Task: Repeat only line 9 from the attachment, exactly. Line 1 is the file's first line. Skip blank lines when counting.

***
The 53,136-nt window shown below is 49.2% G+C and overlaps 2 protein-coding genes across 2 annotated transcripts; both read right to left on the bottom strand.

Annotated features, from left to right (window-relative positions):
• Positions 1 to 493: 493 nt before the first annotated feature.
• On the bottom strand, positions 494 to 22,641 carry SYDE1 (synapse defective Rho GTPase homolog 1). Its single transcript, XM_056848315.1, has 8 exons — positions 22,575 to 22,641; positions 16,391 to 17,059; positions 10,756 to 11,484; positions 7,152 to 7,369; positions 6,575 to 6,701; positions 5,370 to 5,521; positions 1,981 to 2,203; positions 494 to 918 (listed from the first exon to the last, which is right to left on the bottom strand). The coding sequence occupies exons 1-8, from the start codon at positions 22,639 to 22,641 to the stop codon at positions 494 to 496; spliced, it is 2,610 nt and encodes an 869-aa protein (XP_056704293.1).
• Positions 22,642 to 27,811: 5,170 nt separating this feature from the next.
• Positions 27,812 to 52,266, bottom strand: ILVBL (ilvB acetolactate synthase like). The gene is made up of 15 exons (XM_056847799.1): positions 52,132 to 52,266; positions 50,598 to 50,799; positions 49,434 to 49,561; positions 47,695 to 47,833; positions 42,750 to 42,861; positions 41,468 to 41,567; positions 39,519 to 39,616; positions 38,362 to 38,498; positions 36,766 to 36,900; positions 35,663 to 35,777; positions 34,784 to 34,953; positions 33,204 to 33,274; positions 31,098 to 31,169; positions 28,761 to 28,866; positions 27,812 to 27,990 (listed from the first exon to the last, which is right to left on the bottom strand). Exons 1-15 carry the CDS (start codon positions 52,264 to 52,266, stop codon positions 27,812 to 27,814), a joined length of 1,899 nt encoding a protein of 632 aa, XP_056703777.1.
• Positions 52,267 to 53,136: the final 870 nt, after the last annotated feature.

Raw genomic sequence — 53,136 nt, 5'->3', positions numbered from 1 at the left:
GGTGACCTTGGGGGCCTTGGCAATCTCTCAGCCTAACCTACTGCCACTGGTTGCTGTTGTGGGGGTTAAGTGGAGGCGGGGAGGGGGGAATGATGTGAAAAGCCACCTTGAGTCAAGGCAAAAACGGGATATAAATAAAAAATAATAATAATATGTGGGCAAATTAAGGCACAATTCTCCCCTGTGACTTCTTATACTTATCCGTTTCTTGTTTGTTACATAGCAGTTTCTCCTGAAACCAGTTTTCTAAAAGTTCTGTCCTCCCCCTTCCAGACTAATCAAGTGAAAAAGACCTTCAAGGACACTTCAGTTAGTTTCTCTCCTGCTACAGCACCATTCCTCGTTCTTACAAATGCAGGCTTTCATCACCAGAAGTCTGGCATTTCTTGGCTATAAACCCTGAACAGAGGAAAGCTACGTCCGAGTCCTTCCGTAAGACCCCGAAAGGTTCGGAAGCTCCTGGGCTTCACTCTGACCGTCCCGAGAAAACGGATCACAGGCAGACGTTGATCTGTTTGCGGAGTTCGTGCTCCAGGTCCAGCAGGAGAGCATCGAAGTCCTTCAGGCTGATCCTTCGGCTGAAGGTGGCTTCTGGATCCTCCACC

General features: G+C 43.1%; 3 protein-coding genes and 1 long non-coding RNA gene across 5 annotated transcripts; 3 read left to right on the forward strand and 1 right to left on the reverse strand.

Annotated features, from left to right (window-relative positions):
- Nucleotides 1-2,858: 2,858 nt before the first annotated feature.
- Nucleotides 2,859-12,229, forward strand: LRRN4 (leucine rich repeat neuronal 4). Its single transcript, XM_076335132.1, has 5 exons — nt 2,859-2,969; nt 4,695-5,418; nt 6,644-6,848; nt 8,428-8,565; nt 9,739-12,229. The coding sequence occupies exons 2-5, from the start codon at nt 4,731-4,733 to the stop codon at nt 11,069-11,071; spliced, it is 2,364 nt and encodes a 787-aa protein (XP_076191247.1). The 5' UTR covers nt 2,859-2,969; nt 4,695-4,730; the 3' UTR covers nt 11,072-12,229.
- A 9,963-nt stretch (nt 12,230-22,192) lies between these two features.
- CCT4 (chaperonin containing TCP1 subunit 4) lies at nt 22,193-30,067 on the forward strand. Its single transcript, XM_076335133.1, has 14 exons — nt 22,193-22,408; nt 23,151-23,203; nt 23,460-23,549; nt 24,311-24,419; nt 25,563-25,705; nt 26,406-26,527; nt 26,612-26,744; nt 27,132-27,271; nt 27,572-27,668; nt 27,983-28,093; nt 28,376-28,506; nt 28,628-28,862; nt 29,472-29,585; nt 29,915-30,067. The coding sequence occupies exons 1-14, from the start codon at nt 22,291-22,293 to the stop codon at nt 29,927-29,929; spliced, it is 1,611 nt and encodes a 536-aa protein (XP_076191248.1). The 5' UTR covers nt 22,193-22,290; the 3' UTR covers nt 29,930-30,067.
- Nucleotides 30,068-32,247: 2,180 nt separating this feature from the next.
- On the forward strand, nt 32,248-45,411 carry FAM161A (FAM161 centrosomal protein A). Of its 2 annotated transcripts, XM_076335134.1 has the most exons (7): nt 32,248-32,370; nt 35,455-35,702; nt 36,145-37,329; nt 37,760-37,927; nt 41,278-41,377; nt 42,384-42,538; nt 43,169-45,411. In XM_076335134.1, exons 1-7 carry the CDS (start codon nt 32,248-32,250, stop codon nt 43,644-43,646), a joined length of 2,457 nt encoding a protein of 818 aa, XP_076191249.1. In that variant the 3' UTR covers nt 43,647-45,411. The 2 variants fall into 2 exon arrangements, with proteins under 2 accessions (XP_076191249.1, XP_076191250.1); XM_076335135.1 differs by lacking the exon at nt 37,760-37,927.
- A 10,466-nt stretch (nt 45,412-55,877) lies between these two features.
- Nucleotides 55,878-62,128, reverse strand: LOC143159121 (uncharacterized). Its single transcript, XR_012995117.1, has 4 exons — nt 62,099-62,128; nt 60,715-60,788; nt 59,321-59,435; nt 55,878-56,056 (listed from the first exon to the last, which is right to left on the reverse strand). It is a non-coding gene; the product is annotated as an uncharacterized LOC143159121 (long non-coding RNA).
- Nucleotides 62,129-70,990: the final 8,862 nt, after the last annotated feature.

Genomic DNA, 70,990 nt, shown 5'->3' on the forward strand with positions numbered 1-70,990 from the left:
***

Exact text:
GGTGACCTTGGGGGCCTTGGCAATCTCTCAGCCTAACCTACTGCCACTGGTTGCTGTTGTGGGGGTTAAGTGGAGGCGGGGAGGGGGGAATGATGTGAAAAGCCACCTTGAGTCAAGGCAAAAACGGGATATAAATAAAAAATAATAATAATATGTGGGCAAATTAAGGCACAATTCTCCCCTGTGACTTCTTATACTTATCCGTTTCTTGTTTGTTACATAGCAGTTTCTCCTGAAACCAGTTTTCTAAAAGTTCTGTCCTCCCCCTTCCAGACTAATCAAGTGAAAAAGACCTTCAAGGACACTTCAGTTAGTTTCTCTCCTGCTACAGCACCATTCCTCGTTCTTACAAATGCAGGCTTTCATCACCAGAAGTCTGGCATTTCTTGGCTATAAACCCTGAACAGAGGAAAGCTACGTCCGAGTCCTTCCGTAAGACCCCGAAAGGTTCGGAAGCTCCTGGGCTTCACTCTGACCGTCCCGAGAAAACGGATCACAGGCAGACGTTGATCTGTTTGCGGAGTTCGTGCTCCAGGTCCAGCAGGAGAGCATCGAAGTCCTTCAGGCTGATCCTTCGGCTGAAGGTGGCTTCTGGATCCTCCACC